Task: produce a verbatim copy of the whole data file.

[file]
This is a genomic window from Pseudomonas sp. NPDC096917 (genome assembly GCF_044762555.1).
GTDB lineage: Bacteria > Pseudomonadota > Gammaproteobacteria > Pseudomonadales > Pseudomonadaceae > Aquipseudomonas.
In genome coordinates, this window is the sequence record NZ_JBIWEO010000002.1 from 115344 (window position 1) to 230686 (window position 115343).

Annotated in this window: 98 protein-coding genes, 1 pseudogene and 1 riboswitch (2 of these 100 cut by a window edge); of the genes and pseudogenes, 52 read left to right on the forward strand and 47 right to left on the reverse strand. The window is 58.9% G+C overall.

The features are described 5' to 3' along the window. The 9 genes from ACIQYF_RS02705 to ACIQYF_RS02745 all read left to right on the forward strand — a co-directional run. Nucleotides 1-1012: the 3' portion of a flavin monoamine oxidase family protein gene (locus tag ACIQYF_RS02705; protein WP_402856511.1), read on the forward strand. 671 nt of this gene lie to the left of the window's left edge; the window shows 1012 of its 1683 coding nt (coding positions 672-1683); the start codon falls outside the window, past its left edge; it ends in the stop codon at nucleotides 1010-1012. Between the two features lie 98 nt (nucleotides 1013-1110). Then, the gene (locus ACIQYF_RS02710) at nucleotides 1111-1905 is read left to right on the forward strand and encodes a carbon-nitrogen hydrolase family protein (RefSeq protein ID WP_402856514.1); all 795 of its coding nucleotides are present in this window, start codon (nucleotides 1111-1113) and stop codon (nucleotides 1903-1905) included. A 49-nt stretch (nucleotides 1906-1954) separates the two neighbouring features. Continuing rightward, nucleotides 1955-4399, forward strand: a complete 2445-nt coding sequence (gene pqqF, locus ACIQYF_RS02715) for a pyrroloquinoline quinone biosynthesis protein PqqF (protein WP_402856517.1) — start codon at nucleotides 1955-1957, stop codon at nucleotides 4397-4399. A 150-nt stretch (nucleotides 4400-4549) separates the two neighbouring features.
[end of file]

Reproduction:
This is a genomic window from Pseudomonas sp. NPDC096917 (genome assembly GCF_044762555.1).
GTDB lineage: Bacteria > Pseudomonadota > Gammaproteobacteria > Pseudomonadales > Pseudomonadaceae > Aquipseudomonas.
In genome coordinates, this window is the sequence record NZ_JBIWEO010000002.1 from 115344 (window position 1) to 230686 (window position 115343).

Annotated in this window: 98 protein-coding genes, 1 pseudogene and 1 riboswitch (2 of these 100 cut by a window edge); of the genes and pseudogenes, 52 read left to right on the forward strand and 47 right to left on the reverse strand. The window is 58.9% G+C overall.

The features are described 5' to 3' along the window. The 9 genes from ACIQYF_RS02705 to ACIQYF_RS02745 all read left to right on the forward strand — a co-directional run. Nucleotides 1-1012: the 3' portion of a flavin monoamine oxidase family protein gene (locus tag ACIQYF_RS02705; protein WP_402856511.1), read on the forward strand. 671 nt of this gene lie to the left of the window's left edge; the window shows 1012 of its 1683 coding nt (coding positions 672-1683); the start codon falls outside the window, past its left edge; it ends in the stop codon at nucleotides 1010-1012. Between the two features lie 98 nt (nucleotides 1013-1110). Then, the gene (locus ACIQYF_RS02710) at nucleotides 1111-1905 is read left to right on the forward strand and encodes a carbon-nitrogen hydrolase family protein (RefSeq protein ID WP_402856514.1); all 795 of its coding nucleotides are present in this window, start codon (nucleotides 1111-1113) and stop codon (nucleotides 1903-1905) included. A 49-nt stretch (nucleotides 1906-1954) separates the two neighbouring features. Continuing rightward, nucleotides 1955-4399, forward strand: a complete 2445-nt coding sequence (gene pqqF, locus ACIQYF_RS02715) for a pyrroloquinoline quinone biosynthesis protein PqqF (protein WP_402856517.1) — start codon at nucleotides 1955-1957, stop codon at nucleotides 4397-4399. A 150-nt stretch (nucleotides 4400-4549) separates the two neighbouring features.